Wanderings...(formerly Camper's RVue)

2014, my 10th year on the road, will test both me and
my road-weary RV, Tillie, still chugging along with
177,000+ fascinating miles.
This eclectic blog provides therapy for me and hopefully food for thought for my cyber-readers. Thanks for joining me!....D

Friday, January 29, 2010

My Journey--Getting Interesting...

Today's an anniversary of mixed emotions...the day that 7 years ago ripped me from the job--and mission--I thought I'd have for life, director of the shelter at Hesed House.

As the Universe is prone to do, my unexpected anniversary reminders came today gift-wrapped--unrelated pleasant messages from some folks I knew from my shelter days.

Thankfully I don't remember the anguish of the days surrounding the break. And, even more thankfully, my life has had lots of rich moments since then.

I peeked ahead at tomorrow's reading from Mark Nepo's Book of Awakening, my "bible" of sorts, and found the quote that I inserted on this photo I took on my journey. 

I guess I'm a pilgrim. I'm constantly being transformed. I'm learning how each moment of NOW, each encounter, each surprise and opportunity is a gift. I'm amazed at the gifts and opportunities that come my way.

This isn't a journey that I planned. That's what makes it so wonderful...when I take that moment to be awake to my world.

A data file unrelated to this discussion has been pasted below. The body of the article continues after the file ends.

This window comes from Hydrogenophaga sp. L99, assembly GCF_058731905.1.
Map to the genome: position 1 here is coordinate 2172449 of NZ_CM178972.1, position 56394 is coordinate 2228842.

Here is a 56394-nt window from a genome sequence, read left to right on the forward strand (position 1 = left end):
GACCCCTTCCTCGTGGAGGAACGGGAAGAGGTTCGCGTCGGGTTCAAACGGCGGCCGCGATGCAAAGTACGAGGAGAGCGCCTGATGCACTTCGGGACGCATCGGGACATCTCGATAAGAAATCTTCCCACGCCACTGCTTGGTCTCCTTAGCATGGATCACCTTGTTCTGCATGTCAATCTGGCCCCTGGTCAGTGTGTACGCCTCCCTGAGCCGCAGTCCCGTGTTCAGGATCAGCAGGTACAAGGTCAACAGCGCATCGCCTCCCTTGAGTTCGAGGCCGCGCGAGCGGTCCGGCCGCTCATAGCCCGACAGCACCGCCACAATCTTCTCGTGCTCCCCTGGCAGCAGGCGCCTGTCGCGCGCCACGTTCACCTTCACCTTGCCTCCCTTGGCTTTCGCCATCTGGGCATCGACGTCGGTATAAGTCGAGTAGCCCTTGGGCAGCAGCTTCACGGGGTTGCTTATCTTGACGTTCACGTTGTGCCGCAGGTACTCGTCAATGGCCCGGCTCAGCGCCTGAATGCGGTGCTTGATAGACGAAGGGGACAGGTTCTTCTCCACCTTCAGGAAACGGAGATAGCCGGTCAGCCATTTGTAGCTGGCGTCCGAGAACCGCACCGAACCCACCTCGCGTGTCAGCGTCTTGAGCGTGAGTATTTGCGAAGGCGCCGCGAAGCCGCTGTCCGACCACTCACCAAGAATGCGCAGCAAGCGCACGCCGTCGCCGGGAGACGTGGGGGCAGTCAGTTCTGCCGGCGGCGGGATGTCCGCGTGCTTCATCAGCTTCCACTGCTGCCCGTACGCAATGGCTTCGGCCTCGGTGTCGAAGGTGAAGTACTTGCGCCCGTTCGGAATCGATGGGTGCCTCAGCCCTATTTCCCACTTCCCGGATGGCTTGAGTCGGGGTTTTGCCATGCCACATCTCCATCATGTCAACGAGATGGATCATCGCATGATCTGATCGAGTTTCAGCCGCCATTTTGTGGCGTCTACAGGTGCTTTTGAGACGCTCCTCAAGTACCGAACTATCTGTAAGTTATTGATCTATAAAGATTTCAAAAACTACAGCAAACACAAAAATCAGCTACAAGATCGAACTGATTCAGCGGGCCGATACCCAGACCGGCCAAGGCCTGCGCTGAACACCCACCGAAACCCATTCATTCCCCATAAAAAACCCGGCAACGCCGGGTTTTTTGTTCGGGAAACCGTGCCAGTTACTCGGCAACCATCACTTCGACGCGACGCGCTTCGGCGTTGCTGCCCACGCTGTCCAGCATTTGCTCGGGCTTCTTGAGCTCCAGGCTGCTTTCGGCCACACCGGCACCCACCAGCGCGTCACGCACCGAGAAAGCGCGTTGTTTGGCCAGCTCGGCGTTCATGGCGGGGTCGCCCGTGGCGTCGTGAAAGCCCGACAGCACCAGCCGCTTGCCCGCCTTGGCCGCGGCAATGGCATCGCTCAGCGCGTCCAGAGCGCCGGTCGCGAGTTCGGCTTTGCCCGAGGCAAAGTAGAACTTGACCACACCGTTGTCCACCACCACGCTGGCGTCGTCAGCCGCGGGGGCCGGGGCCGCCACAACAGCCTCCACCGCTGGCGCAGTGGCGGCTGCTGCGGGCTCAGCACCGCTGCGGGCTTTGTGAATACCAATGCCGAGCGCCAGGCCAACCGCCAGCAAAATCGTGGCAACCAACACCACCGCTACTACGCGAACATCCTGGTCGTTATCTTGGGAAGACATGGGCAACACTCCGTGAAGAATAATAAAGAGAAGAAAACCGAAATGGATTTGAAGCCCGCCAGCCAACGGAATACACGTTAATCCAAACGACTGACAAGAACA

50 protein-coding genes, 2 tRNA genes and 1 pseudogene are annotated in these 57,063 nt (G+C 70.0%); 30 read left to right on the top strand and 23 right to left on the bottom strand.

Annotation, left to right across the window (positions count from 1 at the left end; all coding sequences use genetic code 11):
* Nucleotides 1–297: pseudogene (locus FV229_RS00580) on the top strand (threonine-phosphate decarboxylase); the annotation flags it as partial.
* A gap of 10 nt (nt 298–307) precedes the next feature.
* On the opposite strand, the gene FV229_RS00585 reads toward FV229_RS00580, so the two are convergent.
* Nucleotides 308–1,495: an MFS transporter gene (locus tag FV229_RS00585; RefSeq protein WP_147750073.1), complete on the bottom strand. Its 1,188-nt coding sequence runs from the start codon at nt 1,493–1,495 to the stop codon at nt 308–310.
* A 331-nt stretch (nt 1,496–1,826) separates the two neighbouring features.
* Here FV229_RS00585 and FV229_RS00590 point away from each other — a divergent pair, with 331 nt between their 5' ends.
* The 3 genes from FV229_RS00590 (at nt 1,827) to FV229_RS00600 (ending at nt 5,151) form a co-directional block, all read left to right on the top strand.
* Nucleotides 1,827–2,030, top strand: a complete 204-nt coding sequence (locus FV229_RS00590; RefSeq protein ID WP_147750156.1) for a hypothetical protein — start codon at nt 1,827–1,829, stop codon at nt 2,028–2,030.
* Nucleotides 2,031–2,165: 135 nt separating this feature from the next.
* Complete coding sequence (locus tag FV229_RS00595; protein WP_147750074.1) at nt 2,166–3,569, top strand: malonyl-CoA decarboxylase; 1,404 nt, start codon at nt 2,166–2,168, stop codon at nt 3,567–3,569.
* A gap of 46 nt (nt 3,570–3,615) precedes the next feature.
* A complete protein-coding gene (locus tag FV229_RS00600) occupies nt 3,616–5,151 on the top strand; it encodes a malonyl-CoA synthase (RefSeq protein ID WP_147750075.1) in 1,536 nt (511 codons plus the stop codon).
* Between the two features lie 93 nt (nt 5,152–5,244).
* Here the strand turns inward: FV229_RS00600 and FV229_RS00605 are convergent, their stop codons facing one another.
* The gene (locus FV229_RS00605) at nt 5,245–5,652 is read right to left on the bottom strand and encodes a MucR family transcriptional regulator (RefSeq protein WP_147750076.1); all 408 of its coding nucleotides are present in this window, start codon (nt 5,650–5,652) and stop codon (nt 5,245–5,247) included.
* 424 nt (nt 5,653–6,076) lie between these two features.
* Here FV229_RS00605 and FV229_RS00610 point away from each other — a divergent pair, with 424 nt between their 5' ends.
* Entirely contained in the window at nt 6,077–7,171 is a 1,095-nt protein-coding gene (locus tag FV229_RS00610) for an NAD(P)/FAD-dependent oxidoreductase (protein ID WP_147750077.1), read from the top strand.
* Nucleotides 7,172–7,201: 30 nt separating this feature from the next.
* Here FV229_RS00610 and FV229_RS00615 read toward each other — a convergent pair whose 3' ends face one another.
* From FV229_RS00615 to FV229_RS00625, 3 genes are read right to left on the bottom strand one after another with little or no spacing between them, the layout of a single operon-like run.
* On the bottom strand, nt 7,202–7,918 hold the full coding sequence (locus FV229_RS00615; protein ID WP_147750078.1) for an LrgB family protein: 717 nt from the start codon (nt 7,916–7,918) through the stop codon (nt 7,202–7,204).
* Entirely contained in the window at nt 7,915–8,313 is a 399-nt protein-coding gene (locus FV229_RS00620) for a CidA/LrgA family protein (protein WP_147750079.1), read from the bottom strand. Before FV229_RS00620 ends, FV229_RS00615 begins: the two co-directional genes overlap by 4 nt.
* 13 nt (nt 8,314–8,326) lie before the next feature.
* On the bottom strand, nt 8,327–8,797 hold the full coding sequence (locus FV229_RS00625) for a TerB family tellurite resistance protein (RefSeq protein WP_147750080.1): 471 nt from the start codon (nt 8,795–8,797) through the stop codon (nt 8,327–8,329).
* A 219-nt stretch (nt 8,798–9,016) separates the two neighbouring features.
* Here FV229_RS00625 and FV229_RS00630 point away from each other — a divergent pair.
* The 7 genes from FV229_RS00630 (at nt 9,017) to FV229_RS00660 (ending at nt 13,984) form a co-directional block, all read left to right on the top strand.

I've met incredible people. I've seen breath-taking scenery. I've learned to be quiet, to listen to my inner voice and to what is being said to and around me.

And I'm still journeying. I don't know for certain where I'll end up, but I'm getting better trusting that I am where I should be. This anonymous quote hangs over my bed, an essential reminder when I lose my way, as I still do...
It is simple...I am where I should be, doing what I should be doing, otherwise I'd be somewhere else doing something else.

Monday, January 18, 2010

Unsung S-heroes



If you lose hope, somehow you lose the vitality that keeps life moving, you lose that courage to be, that quality that helps you go on in spite of it all. And so today I still have a dream. -Martin Luther King Jr.

S-heroes, heroines. Can't we come up with a better name for amazing, courageous women? But I digress. On this day of honoring Martin Luther King Jr., I'd like to pause and honor special s-heroes, specifically the 7 women whose stories are featured in our new documentary, "It's All About the Children."

We've struggled to find a name for this film, an hour-long look at homelessness from  women's perspective. It's All About the Children comes from words spoken by Darlene Newsom, CEO of the impressive Phoenix program, UMOM, that houses and assists homeless families and women. It is all about the children. That's why we do anything worthwhile in this world--so children can have it better. That's what led me to my s-heroes.